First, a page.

This July marks my 21st year of living with rheumatoid arthritis (RA). I was diagnosed with this painful, debilitating autoimmune disease at age 18, right after graduating from high school. It was a terrifying and devastating blow, and I remember waking up every morning wishing that the pain and disease would just leave me alone and go away. Sadly, it didn’t go away and it never has, even for a temporary period of remission. Also since those first days of diagnosis and wishing the illness away, I desperately wished for a cure—or something to let me get back to being a healthy and active teenager, instead of someone who could barely get dressed or wash her hair on her own.
Today, over 20 years later, I’m still wishing for a cure for RA, and in the meantime I’m hoping for the development of better and more effective medications and treatments to help ease my pain and stop joint damage. Ultimately, that’s what all of us RA patients want and need, and we need it urgently. This need and the realization of its importance in the treatment and hopefully one day cure and prevention of the disease is what has finally made me begin to get involved with clinical trials.
What are clinical trials? According to Clara Health, which is a company that helps connect patients with clinical trials to find new and more effective treatments for their diseases, clinical trials are research studies where volunteers help researchers look at new ways to prevent, detect, or treat conditions. The results of clinical trials help doctors find new treatments that are safe and effective for patients.
During these 21 years of living with RA, I have tried several different treatments: corticosteroids, DMARDs, NSAIDs, and biologics. Right now I’m taking my eighth biologic drug, which is a monthly injection of Simponi. Technically, I’ve been on biologics 10 times, taking Remicade and Humira twice over a span of many years. Being on a biologic drug for the 10th time since 2002 is not an accomplishment or something to celebrate; I’m growing increasingly worried about running out of effective treatment options to help keep the relentless RA inflammation under control. I think there are two other biologics left that I haven’t tried yet, and this is a very scary thought. What will I do when I run out?
I don’t know.
So why am I only now getting involved with clinical trials? A fellow RA friend of mine is how I finally began to get educated about them by connecting me with Clara Health. As a patient advocate and Breakthrough Crew Ambassador herself, she recommended that I join the “Breakthrough Crew,” which is a program that helps empower patients and caregivers and raises awareness about the power of clinical trials and breakthrough research. I checked out the website and immediately thought, “Yes! I want to do this. I SHOULD do this!” I’m all for helping other patients and especially those who who are suffering from a lack of treatment access and options. I’ve been in that boat before; I am in that boat right now.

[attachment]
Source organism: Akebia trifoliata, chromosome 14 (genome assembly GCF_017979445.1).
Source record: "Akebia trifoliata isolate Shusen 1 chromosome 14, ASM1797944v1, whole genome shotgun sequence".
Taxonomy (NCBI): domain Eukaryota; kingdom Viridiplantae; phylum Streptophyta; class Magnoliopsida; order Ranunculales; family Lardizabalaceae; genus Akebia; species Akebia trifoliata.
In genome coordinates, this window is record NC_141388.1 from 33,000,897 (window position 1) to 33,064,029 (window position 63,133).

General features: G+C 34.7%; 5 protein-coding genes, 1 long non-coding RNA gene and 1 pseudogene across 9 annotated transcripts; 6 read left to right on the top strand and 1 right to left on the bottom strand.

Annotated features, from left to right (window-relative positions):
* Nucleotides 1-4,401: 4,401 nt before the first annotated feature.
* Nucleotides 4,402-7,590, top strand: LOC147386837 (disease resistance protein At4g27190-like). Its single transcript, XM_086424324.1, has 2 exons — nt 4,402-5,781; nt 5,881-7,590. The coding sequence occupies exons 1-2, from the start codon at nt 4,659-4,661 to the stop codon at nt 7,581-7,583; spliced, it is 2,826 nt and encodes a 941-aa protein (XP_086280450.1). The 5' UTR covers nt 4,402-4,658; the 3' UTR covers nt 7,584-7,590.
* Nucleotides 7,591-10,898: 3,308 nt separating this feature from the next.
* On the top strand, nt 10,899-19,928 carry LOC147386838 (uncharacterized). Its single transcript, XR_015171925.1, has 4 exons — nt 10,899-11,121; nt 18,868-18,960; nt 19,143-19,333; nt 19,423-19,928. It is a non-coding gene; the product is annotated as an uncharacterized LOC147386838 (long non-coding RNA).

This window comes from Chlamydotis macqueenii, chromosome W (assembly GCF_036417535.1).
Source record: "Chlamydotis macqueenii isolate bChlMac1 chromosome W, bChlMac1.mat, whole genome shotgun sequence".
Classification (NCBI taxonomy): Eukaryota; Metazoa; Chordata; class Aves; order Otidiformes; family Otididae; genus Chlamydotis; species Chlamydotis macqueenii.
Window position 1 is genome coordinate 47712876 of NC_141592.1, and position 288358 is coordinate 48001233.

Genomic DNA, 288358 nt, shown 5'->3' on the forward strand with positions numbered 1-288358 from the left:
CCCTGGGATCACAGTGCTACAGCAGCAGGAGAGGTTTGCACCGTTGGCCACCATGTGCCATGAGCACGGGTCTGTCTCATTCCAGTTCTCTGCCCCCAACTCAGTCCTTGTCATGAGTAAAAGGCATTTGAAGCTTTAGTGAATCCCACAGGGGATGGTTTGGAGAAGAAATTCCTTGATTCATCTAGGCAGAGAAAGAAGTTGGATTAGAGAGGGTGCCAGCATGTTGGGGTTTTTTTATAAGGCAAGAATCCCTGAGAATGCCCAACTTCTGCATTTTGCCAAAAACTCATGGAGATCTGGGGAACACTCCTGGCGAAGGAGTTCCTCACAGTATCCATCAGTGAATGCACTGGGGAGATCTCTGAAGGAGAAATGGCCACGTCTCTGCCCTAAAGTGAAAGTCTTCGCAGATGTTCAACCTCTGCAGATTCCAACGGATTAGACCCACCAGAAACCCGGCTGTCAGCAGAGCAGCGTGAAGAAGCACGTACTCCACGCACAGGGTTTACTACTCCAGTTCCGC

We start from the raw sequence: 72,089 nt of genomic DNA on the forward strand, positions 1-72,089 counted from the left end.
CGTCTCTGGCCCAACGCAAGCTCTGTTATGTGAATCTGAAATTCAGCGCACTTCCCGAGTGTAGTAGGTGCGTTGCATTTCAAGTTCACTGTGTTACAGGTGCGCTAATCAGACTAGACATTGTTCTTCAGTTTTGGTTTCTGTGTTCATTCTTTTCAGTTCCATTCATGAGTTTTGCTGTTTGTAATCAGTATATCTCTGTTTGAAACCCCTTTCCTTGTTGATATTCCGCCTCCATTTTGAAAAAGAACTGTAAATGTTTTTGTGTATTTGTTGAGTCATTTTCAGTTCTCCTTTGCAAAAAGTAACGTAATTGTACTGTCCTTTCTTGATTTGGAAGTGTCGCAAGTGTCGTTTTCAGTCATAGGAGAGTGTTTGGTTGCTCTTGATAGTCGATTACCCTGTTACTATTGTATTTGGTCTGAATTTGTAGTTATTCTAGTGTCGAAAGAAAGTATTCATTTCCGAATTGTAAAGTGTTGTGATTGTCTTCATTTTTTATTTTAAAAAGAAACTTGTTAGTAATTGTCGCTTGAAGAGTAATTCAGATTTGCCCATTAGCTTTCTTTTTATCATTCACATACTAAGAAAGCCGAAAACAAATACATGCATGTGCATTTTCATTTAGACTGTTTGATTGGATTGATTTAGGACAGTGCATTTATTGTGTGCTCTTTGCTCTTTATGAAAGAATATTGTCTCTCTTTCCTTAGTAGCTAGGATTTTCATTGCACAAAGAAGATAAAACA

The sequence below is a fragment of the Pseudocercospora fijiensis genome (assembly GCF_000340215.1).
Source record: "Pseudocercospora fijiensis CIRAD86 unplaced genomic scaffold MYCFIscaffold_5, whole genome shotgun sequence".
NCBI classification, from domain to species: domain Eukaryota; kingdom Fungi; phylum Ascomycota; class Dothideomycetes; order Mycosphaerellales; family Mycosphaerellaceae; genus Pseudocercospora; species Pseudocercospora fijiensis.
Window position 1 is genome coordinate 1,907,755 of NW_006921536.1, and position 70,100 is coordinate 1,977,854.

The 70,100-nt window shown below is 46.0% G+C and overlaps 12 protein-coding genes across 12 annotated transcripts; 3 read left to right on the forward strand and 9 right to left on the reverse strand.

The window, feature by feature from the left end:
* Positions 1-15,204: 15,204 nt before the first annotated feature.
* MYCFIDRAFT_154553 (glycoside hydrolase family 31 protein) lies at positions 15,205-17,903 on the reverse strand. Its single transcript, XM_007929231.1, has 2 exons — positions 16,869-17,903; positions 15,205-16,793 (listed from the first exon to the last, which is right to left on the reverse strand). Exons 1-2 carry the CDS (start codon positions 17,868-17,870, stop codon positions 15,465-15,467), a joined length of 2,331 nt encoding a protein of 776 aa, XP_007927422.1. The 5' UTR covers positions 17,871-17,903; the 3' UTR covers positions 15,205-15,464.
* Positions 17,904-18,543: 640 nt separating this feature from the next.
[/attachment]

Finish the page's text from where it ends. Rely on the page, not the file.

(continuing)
Before being introduced to Clara Health, I knew next to nothing about clinical trials, other than a vague notion of groups of people testing drugs vs. placebos. That’s it, really. I had no idea about what the different phases are, how participants are selected, if there’s any monetary compensation, how long trials last, how safe they are, or anything else. What is it really like to participate in a clinical trial? I can’t quite say, as I haven’t participated in one yet. I hope to soon, though!
So far I’ve begun to search for clinical trials through Clara Health’s website that are of interest to me and for which I’m possibly qualified. I recently signed up for a trial for a new treatment for Sjögren’s Syndrome and dry eyes. The treatment was some sort of eye drops and I thought this could be a good way to start trying out clinical trials. I was diagnosed with Sjögren’s Syndrome in 2004 after a terrible year-long bout of extreme eye inflammation, pain, blepharitis, and dry eyes. Since then, I’ve tried nearly every type of eye drops available with no success. If some new drops become available that can help me wear my beloved contact lenses again, sign me up! Also exciting about this trial, I noticed, is that it wasn’t far from my house and it paid quite a bit of money per session. Hooray, yes, I’ll do it!
Unfortunately, the new eye drops and me weren’t meant to be. After a couple initial e-mails with someone at Clara Health, it turned out that I wasn’t qualified for the trial. Why? Because I have active rheumatoid arthritis. Bummer! But, this “failure” won’t stop me from continuing to search for other trials and get more involved learning about trials, research, and new opportunities for patients.
For RA patients and for others out there also suffering from incurable, chronic illnesses, clinical trials are a crucial part of new treatments and even cures being developed. Time is running out for all of us, I would argue, and we need more and better options right now.
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